Ice Cream? No Thanks!
I rested my rifle on the wall of the Hesco. ‘What time are they due in again?’ I shouted over my shoulder.
’9:30. About 10 minutes’ came the reply from the young lad who’d been talking to Heli-Ops on the radio – he was literally young enough to be my son; at 19 only a few months older.
I scanned the horizon through my rifle sight. On the ridge on the far horizon – at the most 3km away I would see the sands of the desert ridge, and on that ridge I would make out 3 squat black shapes. Vehicles.
By their shape they looked like Jackals. Fast and manoeuvrable over the open ground, and capable of carrying some heavy fire-power to support the rest of the infantry Company that had been dropped into a complex of compounds just behind the ridge earlier that morning in an Operation to search a site that suspected of being an Insurgent half-way house and supply stores.
That operation had finished and it was time to extract the lads back to our base. Again, I was part of the Helicopter Landing Site security team, providing cover to protect the helicopters when they returned to land and drop off their cargo of troops.
I looked around again and my attention was drawn over to the right of my ‘arc’. Three choppers. Two Chinooks and a Merlin flew in to view at low level.
Next I saw orange smoke rise from behind the ridge and the helos dropped and landed, fanning out slightly as they did so. As they touched down I could just see the tops of the rotors over the top of the horizon ridge.
Quickly the helos rose again, one after the other, the two Chinooks turning away into the desert, and the Merlin swinging round and heading low in a sweep over towards us.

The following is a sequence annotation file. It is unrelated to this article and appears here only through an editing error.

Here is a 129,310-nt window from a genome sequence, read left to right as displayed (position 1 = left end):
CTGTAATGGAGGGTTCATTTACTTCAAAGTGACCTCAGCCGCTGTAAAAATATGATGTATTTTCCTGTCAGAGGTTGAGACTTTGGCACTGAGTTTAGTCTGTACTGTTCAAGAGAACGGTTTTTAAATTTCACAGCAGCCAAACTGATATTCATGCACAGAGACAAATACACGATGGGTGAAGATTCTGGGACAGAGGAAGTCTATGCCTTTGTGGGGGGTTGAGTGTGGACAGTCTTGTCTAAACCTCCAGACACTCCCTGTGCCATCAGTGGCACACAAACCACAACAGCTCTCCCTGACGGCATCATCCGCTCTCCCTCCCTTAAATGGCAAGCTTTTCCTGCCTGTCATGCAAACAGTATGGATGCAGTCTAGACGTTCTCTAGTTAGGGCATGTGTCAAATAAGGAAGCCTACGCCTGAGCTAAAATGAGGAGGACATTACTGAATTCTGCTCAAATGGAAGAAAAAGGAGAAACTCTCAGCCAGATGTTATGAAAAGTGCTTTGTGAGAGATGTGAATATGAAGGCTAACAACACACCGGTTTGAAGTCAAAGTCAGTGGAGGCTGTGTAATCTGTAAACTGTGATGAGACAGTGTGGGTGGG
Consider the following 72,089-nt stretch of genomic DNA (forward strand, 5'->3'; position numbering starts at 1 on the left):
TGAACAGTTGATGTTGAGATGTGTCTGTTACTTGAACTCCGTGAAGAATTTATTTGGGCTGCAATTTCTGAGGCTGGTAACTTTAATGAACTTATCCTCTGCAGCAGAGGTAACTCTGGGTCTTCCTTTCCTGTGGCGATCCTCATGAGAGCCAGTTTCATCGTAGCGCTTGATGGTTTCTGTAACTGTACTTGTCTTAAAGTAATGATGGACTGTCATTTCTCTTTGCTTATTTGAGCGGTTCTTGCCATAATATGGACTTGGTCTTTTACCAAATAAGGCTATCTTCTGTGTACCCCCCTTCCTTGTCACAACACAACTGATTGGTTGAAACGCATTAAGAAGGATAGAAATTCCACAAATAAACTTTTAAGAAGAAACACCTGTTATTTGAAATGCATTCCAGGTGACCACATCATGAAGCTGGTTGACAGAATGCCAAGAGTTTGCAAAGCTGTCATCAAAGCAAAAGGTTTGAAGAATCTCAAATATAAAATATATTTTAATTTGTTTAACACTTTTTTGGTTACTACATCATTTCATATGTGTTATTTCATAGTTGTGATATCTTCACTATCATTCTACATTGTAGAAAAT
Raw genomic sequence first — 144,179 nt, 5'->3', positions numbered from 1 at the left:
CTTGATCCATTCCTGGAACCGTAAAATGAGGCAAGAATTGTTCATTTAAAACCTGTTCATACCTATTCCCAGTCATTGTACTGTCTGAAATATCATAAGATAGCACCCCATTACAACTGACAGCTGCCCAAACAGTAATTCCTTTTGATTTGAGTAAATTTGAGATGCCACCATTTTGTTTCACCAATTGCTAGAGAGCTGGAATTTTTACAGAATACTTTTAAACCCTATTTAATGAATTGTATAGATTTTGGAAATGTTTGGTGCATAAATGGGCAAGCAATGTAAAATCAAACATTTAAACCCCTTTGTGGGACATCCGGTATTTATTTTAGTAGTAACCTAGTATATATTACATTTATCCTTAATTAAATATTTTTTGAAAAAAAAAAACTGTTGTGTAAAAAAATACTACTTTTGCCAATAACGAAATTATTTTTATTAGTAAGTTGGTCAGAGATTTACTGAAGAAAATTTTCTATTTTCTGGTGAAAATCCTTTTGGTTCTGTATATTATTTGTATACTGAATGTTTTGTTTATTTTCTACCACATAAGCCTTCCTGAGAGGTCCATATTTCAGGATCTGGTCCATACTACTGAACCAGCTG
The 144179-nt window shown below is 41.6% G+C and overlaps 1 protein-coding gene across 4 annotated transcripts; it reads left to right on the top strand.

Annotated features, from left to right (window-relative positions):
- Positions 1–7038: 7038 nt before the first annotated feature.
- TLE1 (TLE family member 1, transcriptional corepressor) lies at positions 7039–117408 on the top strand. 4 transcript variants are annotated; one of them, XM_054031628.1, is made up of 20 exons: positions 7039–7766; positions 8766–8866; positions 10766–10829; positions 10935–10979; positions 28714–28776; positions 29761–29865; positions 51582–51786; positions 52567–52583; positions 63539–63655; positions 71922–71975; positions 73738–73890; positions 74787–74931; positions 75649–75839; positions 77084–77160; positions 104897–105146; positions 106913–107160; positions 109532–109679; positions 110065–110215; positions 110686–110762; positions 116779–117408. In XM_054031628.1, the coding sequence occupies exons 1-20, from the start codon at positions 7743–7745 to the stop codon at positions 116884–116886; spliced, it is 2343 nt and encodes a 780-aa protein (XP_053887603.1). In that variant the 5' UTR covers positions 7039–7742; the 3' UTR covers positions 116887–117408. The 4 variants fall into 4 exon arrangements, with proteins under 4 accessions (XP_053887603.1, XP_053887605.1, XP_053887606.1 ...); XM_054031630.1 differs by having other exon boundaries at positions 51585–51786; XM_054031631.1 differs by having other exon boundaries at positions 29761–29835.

”Merlin inbound’ I shouted, and the young lad behind me near to the center of the HLS threw his own smoke grenade. After the pop and crack of the grenade firing, green smoke poured forth to mark our own spot and the chopper flew in low and fast, swinging round to the right of my position.
It approached over the village, and near to the partly built school, it’s nose flared up and it braked, slowly coming into a hover over the markers in the middle of the gravel site. It rotated gracefully round and dropped gently, landing and lowering it’s loading ramp as it did so.
The first wave of troops ran off and went to stand in a line by the side of the Hesco wall. Then, more power and noise and the Merlin lifted off again, heading off to the north. I scanned the horizon again. The Chinooks were nowhere in sight. The lads deposited by the first chopper trooped back to the Check Point, and as I faced outwards again a child, about 9-10, stood in front of me, his thumb in the air, smiling.
’Helicopter good.’ he said. I copied his gesture and smiled back. He turned to his left and pointed ‘Ahhhhh’ he shouted. He’d seen the first Chinook swing in over the horizon and it was heading towards us….
But look at me now and how time has changed me. Here I am standing on a road in 40 degree heat, outside the Check Point, with body armour and helmet. Rifle loaded, hanging from a clip on my body armour. My mouth salivating at the thought of some ice cream or a cappuccino. How had I gotten myself into this situation? Oh yeah. I’d volunteered. But if I hadn’t, I wouldn’t have just witnessed the display of power and skill that I had just seen….
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